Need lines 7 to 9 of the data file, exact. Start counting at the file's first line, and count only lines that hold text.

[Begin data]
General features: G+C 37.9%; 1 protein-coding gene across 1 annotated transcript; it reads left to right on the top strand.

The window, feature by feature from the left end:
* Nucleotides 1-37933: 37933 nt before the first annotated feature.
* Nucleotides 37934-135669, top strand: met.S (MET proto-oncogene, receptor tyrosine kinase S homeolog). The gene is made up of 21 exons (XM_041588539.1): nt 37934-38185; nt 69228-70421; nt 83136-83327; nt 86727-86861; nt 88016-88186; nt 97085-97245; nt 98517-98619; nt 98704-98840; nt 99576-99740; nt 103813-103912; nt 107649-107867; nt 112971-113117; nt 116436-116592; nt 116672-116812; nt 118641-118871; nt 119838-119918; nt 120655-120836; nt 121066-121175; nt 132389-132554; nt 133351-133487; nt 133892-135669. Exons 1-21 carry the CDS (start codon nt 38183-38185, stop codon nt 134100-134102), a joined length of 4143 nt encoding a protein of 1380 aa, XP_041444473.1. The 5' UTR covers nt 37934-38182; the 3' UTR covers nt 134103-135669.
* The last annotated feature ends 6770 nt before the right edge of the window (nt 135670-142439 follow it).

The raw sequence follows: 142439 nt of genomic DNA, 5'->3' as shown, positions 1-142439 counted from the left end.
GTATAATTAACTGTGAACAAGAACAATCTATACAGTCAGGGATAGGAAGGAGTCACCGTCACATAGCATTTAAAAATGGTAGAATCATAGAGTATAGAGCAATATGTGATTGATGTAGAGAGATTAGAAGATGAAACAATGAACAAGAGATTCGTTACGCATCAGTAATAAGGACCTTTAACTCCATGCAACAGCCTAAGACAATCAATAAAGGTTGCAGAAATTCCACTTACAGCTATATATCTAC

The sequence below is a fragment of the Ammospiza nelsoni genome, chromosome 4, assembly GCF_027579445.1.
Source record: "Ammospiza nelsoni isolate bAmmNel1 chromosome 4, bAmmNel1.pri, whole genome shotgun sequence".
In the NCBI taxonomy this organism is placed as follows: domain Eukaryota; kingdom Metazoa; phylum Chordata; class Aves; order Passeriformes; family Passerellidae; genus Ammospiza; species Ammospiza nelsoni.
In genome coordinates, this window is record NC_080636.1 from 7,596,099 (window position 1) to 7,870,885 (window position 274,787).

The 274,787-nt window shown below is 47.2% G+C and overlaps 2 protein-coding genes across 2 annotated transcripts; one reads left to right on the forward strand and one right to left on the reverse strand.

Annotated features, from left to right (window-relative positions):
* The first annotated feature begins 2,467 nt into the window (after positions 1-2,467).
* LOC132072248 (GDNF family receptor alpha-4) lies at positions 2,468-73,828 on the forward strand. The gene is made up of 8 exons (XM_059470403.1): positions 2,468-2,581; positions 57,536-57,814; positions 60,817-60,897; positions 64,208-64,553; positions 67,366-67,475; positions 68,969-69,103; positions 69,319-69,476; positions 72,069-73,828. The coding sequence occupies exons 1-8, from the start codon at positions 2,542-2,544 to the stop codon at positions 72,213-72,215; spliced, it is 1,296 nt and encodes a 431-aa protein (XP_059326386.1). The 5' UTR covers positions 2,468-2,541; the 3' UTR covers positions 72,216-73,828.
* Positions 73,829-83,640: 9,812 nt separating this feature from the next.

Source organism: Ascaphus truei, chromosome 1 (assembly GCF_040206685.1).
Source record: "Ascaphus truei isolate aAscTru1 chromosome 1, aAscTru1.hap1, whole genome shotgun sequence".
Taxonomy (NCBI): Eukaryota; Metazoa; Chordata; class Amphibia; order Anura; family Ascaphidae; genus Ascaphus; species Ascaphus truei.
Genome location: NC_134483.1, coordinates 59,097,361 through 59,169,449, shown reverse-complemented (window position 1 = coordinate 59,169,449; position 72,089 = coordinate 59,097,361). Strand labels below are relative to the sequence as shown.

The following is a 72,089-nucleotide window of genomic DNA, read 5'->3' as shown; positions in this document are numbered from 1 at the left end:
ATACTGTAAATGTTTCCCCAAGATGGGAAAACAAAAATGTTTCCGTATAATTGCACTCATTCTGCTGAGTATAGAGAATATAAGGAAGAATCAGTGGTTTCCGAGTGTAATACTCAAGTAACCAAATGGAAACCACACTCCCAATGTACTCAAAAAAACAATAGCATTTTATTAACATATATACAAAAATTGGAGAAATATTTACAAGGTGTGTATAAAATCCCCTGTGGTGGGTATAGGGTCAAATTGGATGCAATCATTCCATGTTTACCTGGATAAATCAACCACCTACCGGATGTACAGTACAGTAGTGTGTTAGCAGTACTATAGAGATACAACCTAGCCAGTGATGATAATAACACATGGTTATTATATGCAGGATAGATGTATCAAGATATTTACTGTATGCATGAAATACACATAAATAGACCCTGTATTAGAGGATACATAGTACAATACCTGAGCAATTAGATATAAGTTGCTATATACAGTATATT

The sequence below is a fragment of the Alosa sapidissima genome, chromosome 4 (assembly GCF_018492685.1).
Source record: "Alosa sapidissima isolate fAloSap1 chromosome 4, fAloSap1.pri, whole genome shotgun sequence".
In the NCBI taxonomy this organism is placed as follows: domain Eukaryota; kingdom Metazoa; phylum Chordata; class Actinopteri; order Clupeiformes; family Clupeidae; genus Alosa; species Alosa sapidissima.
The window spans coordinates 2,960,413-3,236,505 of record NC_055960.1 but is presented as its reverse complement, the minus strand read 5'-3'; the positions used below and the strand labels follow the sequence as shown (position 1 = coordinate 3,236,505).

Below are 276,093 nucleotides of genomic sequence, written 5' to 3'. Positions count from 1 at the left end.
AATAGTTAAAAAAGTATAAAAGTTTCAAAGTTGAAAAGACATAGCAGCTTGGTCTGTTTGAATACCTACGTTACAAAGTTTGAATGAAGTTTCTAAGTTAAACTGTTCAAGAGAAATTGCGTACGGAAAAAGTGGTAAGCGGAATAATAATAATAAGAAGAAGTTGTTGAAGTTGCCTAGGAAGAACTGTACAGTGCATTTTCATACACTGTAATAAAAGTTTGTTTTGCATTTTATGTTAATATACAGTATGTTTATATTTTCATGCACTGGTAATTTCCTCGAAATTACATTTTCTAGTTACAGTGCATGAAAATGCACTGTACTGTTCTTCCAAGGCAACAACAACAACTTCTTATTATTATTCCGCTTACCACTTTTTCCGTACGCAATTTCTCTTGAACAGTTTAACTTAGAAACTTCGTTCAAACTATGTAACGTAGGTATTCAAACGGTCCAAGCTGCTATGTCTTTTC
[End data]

GTATAATTAACTGTGAACAAGAACAATCTATACAGTCAGGGATAGGAAGGAGTCACCGTCACATAGCATTTAAAAATGGTAGAATCATAGAGTATAGAGCAATATGTGATTGATGTAGAGAGATTAGAAGATGAAACAATGAACAAGAGATTCGTTACGCATCAGTAATAAGGACCTTTAACTCCATGCAACAGCCTAAGACAATCAATAAAGGTTGCAGAAATTCCACTTACAGCTATATATCTAC

The sequence below is a fragment of the Ammospiza nelsoni genome, chromosome 4, assembly GCF_027579445.1.
Source record: "Ammospiza nelsoni isolate bAmmNel1 chromosome 4, bAmmNel1.pri, whole genome shotgun sequence".